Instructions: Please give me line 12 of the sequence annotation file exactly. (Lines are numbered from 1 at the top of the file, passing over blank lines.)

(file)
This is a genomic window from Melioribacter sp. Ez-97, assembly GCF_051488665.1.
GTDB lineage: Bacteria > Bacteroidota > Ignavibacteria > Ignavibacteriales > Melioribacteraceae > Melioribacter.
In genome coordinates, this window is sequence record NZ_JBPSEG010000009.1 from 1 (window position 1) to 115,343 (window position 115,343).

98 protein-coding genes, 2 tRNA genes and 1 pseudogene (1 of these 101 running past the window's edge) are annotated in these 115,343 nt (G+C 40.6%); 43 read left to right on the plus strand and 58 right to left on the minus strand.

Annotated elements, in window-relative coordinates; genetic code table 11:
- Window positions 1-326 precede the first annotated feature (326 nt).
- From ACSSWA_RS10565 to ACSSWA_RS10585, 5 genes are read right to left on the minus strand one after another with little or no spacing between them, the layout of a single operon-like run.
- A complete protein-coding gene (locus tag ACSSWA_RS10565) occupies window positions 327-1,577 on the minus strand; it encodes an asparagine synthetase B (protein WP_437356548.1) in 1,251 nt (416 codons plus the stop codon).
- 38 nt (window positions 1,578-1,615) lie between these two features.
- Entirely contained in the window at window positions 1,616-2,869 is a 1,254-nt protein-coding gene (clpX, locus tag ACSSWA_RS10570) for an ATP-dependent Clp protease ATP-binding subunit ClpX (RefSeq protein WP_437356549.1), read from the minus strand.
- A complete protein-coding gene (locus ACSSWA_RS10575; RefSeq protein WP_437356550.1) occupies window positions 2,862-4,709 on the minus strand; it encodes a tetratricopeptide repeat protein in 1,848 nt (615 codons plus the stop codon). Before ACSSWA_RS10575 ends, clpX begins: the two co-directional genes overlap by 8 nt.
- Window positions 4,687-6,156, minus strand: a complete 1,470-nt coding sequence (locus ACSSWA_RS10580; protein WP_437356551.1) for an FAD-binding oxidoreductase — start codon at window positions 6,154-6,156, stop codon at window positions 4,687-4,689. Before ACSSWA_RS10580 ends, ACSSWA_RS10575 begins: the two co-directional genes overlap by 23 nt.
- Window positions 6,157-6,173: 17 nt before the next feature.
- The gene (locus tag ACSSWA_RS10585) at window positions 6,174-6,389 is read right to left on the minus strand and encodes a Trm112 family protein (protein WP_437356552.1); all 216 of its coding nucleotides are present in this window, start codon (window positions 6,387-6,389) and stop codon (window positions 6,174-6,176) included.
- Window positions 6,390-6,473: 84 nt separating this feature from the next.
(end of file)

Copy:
- Window positions 4,687-6,156, minus strand: a complete 1,470-nt coding sequence (locus ACSSWA_RS10580; protein WP_437356551.1) for an FAD-binding oxidoreductase — start codon at window positions 6,154-6,156, stop codon at window positions 4,687-4,689. Before ACSSWA_RS10580 ends, ACSSWA_RS10575 begins: the two co-directional genes overlap by 23 nt.